Lysios, who has been drawn through Phrygian fields
By lascivious tigers and russet panthers,
Reddens the dark mosses along the blue rivers.
– Zeus, the Bull, cradles on his neck like a child
The nude body of Europa who throws her white arm
Round the God’s muscular neck which shivers in the wave.
Slowly he turns his dreamy eye towards her;
She, droops her pale flowerlike cheek
On the brow of Zeus; her eyes are closed; she is dying
In a divine kiss, and the murmuring waters
Strew the flowers of their golden foam on her hair.
– Between the oleander and the gaudy lotus tree
Slips amorously the great dreaming Swan
Enfloding Leda in the whiteness of his wing;
– And while Cypris goes by, strangely beautiful,
And, arching the marvellous curves of her back,
Proudly displays the golden vision of her big breasts
And snowy belly embroidered with black moss,
– Hercules, Tamer of beasts, in his Strength,
Robes his huge body with the lion’s skin as with glory
And faces the horizons, his brow terrible and sweet!

Vaguely lit by the summer moon,
Erect, naked, dreaming in her pallor of gold
Streaked by the heavy wave of her long blue hair,
In the shadowy glade whenre stars spring in the moss,
The Dryade gazes up at the silent sky…
– White Selene, timidly, lets her veil float,
Over the feet of beautiful Endymion,
And throws him a kiss in a pale beam…
– The Spring sobs far off in a long ectasy…
Ii is the nymph who dreams with one elbow on her urn,
Of the handsome white stripling her wave has pressed against.
– A soft wind of love has passed in the night,
And in the sacred woods, amid the standing hair of the great trees,
Erect in majesty, the shadowly Marbles,
The Gods, on whose brows the Bullfinch has his nest,
– the Gods listen to Men, and to the infinite World!

Arthur Rimbaud, May 1870 

 

[thank you to mag4]

manhattan_underwater.jpg

The world’s sea levels could rise twice as high this century as UN climate scientists have previously predicted, according to a study. The Intergovernmental Panel on Climate Change proposes a maximum sea level rise of 81cm (32in) this century. But in the journal Nature Geoscience, researchers say the true maximum could be about twice that: 163cm (64in). They looked at what happened more than 100,000 years ago – the last time Earth was this warm. The results join other studies showing that current sea level projections may be very conservative.Sea level rise is a key effect of global climate change. There are two major contributory effects: expansion of sea water as the oceans warm, and the melting of ice over land. In the latest study, researchers came up with their estimates by looking at the so-called interglacial period, some 124,000 to 119,000 years ago, when Earth’s climate was warmer than it is now due to a different configuration of the planet’s orbit around the Sun. That was the last time sea levels reached up to 6m (20ft) above where they are now, fuelled by the melting of ice sheets that covered Greenland and Antarctica.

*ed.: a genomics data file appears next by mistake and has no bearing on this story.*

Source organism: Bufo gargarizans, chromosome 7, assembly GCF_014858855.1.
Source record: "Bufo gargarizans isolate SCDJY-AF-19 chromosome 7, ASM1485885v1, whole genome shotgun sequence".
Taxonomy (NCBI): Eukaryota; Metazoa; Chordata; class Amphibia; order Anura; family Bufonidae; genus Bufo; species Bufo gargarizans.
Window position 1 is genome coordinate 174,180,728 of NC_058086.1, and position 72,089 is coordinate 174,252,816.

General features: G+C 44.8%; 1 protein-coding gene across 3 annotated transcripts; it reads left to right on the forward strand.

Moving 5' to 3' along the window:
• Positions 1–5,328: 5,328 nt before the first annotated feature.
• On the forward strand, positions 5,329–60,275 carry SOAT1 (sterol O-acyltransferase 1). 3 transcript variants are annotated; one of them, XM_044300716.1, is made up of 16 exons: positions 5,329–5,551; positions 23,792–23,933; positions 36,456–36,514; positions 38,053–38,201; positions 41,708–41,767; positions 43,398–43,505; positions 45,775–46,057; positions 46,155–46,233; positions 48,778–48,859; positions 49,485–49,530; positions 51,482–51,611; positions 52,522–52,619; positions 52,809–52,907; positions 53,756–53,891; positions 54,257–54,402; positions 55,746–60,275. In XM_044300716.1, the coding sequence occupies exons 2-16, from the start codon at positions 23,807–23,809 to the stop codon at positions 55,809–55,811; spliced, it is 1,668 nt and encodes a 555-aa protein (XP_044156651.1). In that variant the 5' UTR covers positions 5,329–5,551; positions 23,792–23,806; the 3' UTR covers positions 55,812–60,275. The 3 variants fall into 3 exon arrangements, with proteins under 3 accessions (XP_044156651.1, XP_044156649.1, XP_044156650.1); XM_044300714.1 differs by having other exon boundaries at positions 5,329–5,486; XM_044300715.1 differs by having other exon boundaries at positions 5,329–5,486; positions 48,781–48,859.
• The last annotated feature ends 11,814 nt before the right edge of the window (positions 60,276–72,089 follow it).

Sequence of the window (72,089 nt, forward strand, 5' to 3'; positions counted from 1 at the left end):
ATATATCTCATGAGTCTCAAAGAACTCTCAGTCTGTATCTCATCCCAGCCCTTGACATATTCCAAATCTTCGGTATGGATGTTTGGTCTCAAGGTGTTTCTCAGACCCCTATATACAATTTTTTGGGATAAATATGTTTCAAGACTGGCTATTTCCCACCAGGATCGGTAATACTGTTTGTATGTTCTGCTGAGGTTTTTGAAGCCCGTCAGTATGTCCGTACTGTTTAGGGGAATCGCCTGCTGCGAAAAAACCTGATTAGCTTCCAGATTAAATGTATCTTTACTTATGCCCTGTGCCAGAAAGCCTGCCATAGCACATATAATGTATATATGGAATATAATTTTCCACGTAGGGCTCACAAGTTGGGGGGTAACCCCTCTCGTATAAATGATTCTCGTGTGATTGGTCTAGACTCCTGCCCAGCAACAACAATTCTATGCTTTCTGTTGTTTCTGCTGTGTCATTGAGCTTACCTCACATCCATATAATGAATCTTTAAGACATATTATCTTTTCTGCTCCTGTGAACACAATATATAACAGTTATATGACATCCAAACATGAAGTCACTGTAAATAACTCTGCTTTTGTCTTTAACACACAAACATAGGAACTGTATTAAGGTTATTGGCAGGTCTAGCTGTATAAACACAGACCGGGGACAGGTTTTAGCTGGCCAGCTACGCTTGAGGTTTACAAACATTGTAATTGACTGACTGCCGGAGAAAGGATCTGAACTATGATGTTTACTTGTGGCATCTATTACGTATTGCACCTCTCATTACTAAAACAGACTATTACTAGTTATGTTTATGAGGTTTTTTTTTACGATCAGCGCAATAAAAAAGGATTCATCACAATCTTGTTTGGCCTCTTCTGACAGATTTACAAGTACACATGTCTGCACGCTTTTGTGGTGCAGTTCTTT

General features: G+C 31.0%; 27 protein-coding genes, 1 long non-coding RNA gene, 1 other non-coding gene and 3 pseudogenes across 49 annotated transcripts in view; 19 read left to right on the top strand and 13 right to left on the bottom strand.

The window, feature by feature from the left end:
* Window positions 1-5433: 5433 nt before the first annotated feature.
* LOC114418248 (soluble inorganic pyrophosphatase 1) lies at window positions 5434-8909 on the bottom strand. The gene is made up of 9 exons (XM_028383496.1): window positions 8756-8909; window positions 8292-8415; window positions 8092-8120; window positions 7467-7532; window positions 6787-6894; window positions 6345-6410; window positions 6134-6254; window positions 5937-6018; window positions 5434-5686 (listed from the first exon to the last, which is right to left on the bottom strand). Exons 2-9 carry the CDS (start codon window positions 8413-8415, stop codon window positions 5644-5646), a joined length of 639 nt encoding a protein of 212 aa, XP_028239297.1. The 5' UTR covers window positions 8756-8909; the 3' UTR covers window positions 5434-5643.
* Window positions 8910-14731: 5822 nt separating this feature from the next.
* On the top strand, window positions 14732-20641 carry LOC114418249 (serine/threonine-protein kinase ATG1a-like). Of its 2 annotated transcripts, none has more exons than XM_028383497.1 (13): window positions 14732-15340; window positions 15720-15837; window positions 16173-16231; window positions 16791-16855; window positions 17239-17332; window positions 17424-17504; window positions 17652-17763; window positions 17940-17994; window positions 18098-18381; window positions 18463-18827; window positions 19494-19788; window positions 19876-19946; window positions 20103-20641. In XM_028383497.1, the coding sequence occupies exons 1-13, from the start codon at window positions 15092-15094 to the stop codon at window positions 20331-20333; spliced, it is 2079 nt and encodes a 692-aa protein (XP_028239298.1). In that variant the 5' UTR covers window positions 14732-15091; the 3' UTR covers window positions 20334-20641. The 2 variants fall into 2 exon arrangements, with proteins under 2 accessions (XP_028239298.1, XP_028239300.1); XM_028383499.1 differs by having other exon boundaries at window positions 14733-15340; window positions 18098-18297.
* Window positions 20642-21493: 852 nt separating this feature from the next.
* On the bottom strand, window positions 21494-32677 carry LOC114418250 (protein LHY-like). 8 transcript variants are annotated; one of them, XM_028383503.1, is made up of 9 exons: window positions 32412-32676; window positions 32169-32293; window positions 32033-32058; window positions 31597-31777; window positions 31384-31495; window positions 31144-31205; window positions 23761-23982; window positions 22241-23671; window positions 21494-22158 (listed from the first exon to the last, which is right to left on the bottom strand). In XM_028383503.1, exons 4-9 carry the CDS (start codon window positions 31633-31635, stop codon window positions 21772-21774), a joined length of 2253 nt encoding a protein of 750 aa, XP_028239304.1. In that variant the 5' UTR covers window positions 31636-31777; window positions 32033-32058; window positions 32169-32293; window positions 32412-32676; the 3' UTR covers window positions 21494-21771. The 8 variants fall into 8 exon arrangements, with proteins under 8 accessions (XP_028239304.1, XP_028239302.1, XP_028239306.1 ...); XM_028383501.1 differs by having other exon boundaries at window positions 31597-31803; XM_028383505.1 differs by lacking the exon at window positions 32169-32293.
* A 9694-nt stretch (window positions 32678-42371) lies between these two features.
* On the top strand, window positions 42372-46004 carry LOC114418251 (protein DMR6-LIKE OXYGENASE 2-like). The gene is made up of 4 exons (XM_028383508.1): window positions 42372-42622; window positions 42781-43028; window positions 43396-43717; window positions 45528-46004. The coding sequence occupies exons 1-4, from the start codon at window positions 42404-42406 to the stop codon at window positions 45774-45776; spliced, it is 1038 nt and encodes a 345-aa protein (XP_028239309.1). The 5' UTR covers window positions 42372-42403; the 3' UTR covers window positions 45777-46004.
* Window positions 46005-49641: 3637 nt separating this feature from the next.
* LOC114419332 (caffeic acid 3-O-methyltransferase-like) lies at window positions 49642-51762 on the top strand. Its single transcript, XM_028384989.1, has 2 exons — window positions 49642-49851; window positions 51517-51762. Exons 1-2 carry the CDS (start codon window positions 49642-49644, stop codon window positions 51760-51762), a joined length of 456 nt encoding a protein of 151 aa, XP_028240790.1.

‘Robust’ work

The researchers say their study is the first robust documentation of how quickly sea levels rose to that level. “Until now, there have been no data that sufficiently constrain the full rate of past sea level rises above the present level,” lead author Eelco Rohling, of Britain’s National Oceanography Centre in Southampton, said in a statement. Rohling and his colleagues found an average sea level rise of 1.6m (64in) each century during the interglacial period. Back then, Greenland was 3C to 5C (5.4F to 9F) warmer than now – which is similar to the warming period expected in the next 50 to 100 years, Dr Rohling said.

Current models of ice sheet activity do not predict rates of change this large. However, they also do not include many of the dynamic processes already being observed by glaciologists, the researchers said. “The average rise of 1.6m per century that we find is roughly twice as high as the maximum estimates in the IPCC Fourth Assessment Report, and so offers the first potential constraint on the dynamic ice sheet component that was not included in the headline IPCC values,” explained Dr Rohling. Last year, a separate study found sea level rise projections could be under-estimating the impact of human-induced climate change on the world’s oceans.

Stefan Rahmstorf, from the Potsdam Institute for Climate Impact Research, Germany, and colleagues plotted global mean surface temperatures against sea level rise, and found that levels could rise by 59% more than current forecasts.

[BBC News]

I can tell by the way the trees beat, after
so many dull days, on my worried windowpanes
that a storm is coming,
and I hear the far-off fields say things
I can’t bear without a friend,
I can’t love without a sister

The storm, the shifter of shapes, drives on
across the woods and across time,
and the world looks as if it had no age:
the landscape like a line in the psalm book,
is seriousness and weight and eternity.

What we choose to fight is so tiny!
What fights us is so great!
If only we would let ourselves be dominated
as things do by some immense storm,
we would become strong too, and not need names.

When we win it’s with small things,
and the triumph itself makes us small.
What is extraordinary and eternal
does not want to be bent by us.
I mean the Angel who appeared
to the wrestlers of the Old Testament:
when the wrestler’s sinews
grew long like metal strings,
he felt them under his fingers
like chords of deep music.

Whoever was beaten by this Angel
(who often simply declined the fight)
went away proud and strengthened
and great from that harsh hand,
that kneaded him as if to change his shape.
Winning does not tempt that man.
This is how he grows: by being defeated, decisively,
by constantly greater beings.